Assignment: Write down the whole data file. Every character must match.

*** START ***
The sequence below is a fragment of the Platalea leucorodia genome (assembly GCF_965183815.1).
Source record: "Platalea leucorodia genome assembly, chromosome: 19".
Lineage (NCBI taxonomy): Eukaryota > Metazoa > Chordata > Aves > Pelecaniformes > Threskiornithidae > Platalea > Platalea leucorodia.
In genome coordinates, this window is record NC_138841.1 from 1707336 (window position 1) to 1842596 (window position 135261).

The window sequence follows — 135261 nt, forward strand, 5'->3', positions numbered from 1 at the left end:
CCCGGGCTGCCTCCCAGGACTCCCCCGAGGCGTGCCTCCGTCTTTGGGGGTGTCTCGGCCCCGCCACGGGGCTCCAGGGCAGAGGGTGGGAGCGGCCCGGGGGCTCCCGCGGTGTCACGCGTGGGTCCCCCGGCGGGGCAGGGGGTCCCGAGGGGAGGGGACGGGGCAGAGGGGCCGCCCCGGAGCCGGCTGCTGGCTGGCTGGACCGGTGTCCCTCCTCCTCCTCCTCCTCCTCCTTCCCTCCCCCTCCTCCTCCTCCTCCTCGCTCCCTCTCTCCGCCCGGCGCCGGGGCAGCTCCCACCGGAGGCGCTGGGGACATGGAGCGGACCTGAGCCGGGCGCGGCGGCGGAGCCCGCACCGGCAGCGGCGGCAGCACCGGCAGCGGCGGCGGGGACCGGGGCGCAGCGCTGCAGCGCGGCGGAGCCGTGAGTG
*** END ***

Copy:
The sequence below is a fragment of the Platalea leucorodia genome (assembly GCF_965183815.1).
Source record: "Platalea leucorodia genome assembly, chromosome: 19".
Lineage (NCBI taxonomy): Eukaryota > Metazoa > Chordata > Aves > Pelecaniformes > Threskiornithidae > Platalea > Platalea leucorodia.
In genome coordinates, this window is record NC_138841.1 from 1707336 (window position 1) to 1842596 (window position 135261).

The window sequence follows — 135261 nt, forward strand, 5'->3', positions numbered from 1 at the left end:
CCCGGGCTGCCTCCCAGGACTCCCCCGAGGCGTGCCTCCGTCTTTGGGGGTGTCTCGGCCCCGCCACGGGGCTCCAGGGCAGAGGGTGGGAGCGGCCCGGGGGCTCCCGCGGTGTCACGCGTGGGTCCCCCGGCGGGGCAGGGGGTCCCGAGGGGAGGGGACGGGGCAGAGGGGCCGCCCCGGAGCCGGCTGCTGGCTGGCTGGACCGGTGTCCCTCCTCCTCCTCCTCCTCCTCCTTCCCTCCCCCTCCTCCTCCTCCTCCTCGCTCCCTCTCTCCGCCCGGCGCCGGGGCAGCTCCCACCGGAGGCGCTGGGGACATGGAGCGGACCTGAGCCGGGCGCGGCGGCGGAGCCCGCACCGGCAGCGGCGGCAGCACCGGCAGCGGCGGCGGGGACCGGGGCGCAGCGCTGCAGCGCGGCGGAGCCGTGAGTG